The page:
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Marsh Madness

March 25, 2024

While players duel it out on the court, we’re keeping score of all the ways marsh habitat plays an important role in the protection and restoration work we do for communities, fish, and wildlife.

Coastal marsh within the Sandy Hook Bay estuary. Coastal marsh within the Sandy Hook Bay estuary. Credit: NOAA Fisheries/Jessie Murray

Through early April, NOAA is taking a court-side look at how we protect and restore marsh habitat to sustain fisheries, recover protected species, and maintain resilient coastal ecosystems and communities. Take a look at our marsh habitat features and follow #MarshMadness on @NOAAHabitat!

A New Marsh in Western Louisiana Takes Shape for Fish, Birds, and People

The 392-acre marsh off Calcasieu Lake is made possible by funds from a 2006 oil spill case.

Learn about the new marsh in Louisiana

an aerial view of Longpoint Bayour is shown
When complete, the Long Point Bayou marsh creation project near Lake Calcasieu, Louisiana will consist of almost 400 acres of new habitat for fish, birds, and invertebrates like shrimp. The project site is near to a swath of sensitive marsh habitat heavily impacted by a 2006 oil spill. This aerial view shows the containment structures that will hold sediment pumped in to build the marsh structure itself. (Photo: Louisiana Coastal Protection and Restoration Authority)

Community Comes Together to Replant a Restored Marsh in North Carolina

Marsh restoration in the Cape Fear River Basin is helping to improve water quality and offer storm protection.

Read about marsh restoration in North Carolina

a marsh with juvenile plants is shown with multiple volunteers in the background
New plants are shown in the Carolina Beach marsh area (NOAA Fisheries)

New Plan Outlines Strategies for Conserving South Atlantic Salt Marsh Habitat

The South Atlantic Salt Marsh Initiative has released a plan for conserving approximately 1 million acres of salt marsh threatened by climate change.

Plan to conserve 1 million acres of salt marsh

Aerial view of salt marsh habitat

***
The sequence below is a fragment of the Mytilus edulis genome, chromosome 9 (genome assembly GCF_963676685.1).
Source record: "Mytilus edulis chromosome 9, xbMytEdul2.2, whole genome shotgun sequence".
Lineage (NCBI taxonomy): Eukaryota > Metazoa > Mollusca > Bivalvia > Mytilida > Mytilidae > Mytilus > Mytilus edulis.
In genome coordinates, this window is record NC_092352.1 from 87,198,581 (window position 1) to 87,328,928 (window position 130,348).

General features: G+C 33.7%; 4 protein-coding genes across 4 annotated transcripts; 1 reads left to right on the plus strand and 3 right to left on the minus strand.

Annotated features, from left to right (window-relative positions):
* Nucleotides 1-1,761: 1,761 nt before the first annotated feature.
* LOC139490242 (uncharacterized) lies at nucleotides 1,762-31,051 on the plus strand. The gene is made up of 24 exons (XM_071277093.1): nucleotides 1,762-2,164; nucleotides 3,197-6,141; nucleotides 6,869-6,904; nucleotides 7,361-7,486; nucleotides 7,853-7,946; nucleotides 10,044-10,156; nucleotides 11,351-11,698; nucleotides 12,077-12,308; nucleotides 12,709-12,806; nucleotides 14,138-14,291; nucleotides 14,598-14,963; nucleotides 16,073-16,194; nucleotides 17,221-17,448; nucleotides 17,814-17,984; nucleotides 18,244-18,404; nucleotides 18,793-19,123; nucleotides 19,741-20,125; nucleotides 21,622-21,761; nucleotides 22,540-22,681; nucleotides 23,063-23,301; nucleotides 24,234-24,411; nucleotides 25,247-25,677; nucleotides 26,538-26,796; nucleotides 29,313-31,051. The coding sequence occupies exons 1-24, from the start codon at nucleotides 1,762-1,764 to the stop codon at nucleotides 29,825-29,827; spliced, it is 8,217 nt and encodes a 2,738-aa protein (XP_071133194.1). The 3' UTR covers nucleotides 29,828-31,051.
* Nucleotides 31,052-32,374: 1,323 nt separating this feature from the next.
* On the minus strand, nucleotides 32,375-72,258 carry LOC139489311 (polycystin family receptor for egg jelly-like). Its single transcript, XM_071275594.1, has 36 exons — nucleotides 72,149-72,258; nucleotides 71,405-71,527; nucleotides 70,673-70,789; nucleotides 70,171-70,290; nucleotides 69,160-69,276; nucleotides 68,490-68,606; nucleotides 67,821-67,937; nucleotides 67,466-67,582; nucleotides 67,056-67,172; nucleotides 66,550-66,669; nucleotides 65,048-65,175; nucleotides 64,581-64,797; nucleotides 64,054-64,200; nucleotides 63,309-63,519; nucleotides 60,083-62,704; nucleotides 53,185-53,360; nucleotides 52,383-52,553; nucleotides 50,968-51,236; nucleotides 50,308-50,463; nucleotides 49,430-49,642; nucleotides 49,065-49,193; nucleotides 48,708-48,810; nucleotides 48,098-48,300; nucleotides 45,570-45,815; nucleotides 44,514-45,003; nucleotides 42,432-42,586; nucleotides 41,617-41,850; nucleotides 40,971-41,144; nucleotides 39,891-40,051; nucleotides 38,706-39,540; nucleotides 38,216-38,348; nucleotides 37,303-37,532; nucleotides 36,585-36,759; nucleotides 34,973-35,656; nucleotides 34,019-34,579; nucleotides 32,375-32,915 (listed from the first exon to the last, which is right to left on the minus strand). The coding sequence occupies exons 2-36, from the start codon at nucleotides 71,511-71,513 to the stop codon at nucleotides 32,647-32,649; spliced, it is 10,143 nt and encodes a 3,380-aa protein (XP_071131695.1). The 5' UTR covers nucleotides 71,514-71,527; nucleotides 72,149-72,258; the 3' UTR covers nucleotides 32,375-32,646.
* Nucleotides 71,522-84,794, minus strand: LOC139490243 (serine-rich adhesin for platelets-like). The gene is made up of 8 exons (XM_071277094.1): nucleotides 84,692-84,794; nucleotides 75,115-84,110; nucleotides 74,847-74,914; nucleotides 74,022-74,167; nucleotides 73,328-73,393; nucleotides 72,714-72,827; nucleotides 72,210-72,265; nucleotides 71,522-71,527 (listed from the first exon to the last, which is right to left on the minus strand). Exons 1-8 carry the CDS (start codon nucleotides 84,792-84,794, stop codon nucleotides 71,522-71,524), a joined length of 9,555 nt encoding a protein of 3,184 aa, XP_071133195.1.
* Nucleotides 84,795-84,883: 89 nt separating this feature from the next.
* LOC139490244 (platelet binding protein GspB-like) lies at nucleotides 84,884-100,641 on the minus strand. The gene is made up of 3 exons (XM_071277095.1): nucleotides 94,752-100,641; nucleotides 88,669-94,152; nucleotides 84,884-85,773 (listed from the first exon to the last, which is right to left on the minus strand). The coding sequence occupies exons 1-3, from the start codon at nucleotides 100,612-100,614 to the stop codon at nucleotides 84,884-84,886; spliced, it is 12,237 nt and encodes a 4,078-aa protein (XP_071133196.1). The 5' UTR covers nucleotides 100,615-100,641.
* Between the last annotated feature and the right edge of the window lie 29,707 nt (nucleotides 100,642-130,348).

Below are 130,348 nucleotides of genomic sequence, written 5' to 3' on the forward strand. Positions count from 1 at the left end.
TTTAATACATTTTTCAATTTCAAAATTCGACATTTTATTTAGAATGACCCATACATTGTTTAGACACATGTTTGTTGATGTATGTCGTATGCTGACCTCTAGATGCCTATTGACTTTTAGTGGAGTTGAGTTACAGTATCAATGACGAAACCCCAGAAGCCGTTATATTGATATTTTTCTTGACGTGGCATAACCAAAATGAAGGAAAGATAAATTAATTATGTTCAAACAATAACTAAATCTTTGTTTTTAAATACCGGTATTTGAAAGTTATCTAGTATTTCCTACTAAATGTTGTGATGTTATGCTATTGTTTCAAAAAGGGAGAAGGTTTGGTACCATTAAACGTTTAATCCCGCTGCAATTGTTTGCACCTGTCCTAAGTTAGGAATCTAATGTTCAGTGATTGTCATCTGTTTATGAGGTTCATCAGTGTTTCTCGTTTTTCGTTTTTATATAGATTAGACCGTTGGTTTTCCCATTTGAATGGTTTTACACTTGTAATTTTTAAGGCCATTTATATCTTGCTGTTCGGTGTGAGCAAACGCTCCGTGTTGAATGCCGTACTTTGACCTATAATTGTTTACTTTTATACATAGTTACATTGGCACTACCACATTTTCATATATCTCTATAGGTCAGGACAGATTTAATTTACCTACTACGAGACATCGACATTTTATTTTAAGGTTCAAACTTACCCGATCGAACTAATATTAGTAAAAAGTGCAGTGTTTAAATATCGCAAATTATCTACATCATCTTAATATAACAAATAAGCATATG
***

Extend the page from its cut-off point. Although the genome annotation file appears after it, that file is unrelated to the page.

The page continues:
An aerial view of salt marsh near Naval Station Mayport in Jacksonville, Florida. Credit: Mark Bias.

Louisiana Living Shoreline to Protect Levees, Restore Wetlands, and Reconnect People to the Coast

With $4.5 million in funding from NOAA under the Bipartisan Infrastructure Law and Inflation Reduction Act, Jefferson Parish is building the first living shoreline to protect a federal levee system.

Living shoreline will create a healthy ecosystem for fish and people in Louisiana

Construction of the Bucktown Living Shoreline (Photo: Moffatt & Nichol)
Construction of the Bucktown Living Shoreline (Photo: Moffatt & Nichol)

New Project to Develop a Wetland Restoration Design for Guinea Marsh

Wetlands are a vital and productive part of the Chesapeake Bay ecosystem. They provide habitat for many fish and wildlife species and can help protect communities by serving as a shoreline buffer. Unfortunately, the Middle Peninsula of Virginia is experiencing a high rate of wetland loss due to increasingly intense coastal storms, sea level rise, and land subsidence (the gradual sinking of the land). A new project in the Middle Peninsula Habitat Focus Area aims to restore healthy wetlands.

Wetland restoration in the Middle Peninsula of Virginia

Marsh with tall trees in the background
The Guinea Marsh Wildlife Management Area is the target of a wetland restoration design project. Photo: Lynda Richardson/Virginia Department of Wildlife Resources

Settlement Proposed to Restore Wetlands, Floodplains, and Riverbank Along the Raritan River, New Jersey

In 2023, the U.S. Department of Justice released a proposed legal settlement to compensate the public for natural resource injuries from hazardous substances released in Bridgewater, New Jersey. Under the settlement, partners will create 112 acres of forested floodplains and vernal pools. Walking trails with interpretive signage adjacent to the restored area will provide increased access to nature for local communities, including communities disproportionately affected by the pollution.

Read more about habitat restoration under the proposed legal settlement

The American Cyanamid site sits on the banks of the Raritan River. (NOAA)
The American Cyanamid site sits on the banks of the Raritan River. Credit: NOAA

5 Lovely Reasons Why We "Heart" Estuaries

Estuaries, where rivers meet the sea—have marshes, mangroves, swamps, deltas, and floodplains—that all provide valuable benefits to fish, protected species, and communities. 

Read more about why we love them and how we work to conserve, protect, and restore them

Aerial view of Snohomish Estuary
Dike Trail of the Mendenhall Wetlands in Juneau, Alaska.

Protecting Coastal Blue Carbon Through Habitat Conservation

By absorbing and storing carbon dioxide, coastal habitats (like marshes) play an important role in protecting the climate. 

Learn the basics about coastal blue carbon and what NOAA Fisheries is doing to protect coastal blue carbon habitats

A salt marsh
Coastal marshes at Blackwater National Wildlife Refuge in Maryland. Credit: Jeffrey Brainard

Infographic: The Value of Coastal Wetland Habitat

Nearly 80,000 acres of coastal wetlands are lost in the United States each year to development, draining, erosion, and sinkage. That’s close to 70 basketball courts every hour.

See the results of our efforts to protect and restore wetland habitats